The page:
Minnesota. But I want to be safe not just code compliant.


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Discussion Starter · #5 ·

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I'm wondering why you need to ground it since you're not connecting it to the house wiring. You're just running a cord to some appliances, right?
 
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In your situation, connecting to the house ground would be taking on danger rather than preventing it. If a primary line fell across the service drop to your house (or a lightning stroke hits it), it could electrify the neutral/ground conductors and back feed out to your generator. Not all of that kind of energy goes to the funky ground system of a house. If you were near it or fueling it at the time, you'd be wishing you hadn't run that wire to the house ground. As for providing a ground rod at the generator, I suppose that might have some small value but I haven't seen it done on the many jobs sites we ran from generators. Sounds silly to me... akin to that screen door on a sub or the basement for a motor home. :smile:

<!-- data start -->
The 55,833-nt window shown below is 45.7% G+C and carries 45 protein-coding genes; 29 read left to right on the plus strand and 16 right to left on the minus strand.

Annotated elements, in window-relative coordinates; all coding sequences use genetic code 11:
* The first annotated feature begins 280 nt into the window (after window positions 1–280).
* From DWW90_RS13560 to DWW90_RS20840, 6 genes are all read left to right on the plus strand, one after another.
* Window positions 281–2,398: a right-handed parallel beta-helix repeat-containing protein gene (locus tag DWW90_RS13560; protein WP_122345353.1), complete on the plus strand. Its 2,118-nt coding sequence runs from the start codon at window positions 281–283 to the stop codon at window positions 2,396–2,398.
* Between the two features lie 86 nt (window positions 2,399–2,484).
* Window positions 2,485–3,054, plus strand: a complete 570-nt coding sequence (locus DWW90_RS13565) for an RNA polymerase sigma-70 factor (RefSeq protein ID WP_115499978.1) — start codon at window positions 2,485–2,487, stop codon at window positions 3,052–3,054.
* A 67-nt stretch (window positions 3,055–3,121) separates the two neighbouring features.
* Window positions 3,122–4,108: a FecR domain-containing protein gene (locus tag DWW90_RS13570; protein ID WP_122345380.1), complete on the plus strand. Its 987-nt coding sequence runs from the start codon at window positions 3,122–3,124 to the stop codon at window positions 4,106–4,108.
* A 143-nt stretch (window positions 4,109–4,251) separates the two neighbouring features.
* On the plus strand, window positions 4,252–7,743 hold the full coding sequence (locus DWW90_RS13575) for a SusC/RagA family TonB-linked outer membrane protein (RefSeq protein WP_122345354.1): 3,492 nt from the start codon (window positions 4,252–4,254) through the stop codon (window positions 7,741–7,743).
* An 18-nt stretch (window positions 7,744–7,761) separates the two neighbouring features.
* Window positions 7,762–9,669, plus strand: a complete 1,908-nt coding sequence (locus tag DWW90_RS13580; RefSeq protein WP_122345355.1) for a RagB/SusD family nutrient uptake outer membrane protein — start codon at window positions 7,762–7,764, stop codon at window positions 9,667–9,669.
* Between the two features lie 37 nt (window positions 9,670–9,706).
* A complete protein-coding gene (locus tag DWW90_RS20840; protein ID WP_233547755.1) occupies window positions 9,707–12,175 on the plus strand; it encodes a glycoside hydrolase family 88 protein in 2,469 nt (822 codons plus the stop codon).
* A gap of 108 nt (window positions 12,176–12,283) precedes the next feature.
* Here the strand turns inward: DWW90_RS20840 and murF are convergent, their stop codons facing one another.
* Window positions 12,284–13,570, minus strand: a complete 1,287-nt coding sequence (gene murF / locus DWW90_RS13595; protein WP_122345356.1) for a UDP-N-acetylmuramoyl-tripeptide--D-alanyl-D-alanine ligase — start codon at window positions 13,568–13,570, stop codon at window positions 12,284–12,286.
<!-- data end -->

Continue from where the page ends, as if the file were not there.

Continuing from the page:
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As a practical matter, it does not need to be grounded unless you are connecting it to the home's electrical system or installing the generator permanently. Grounding will not serve any actual useful function if the generator has a floating neutral and you are just plugging appliances into it with cords. Grounding has no purpose in this application.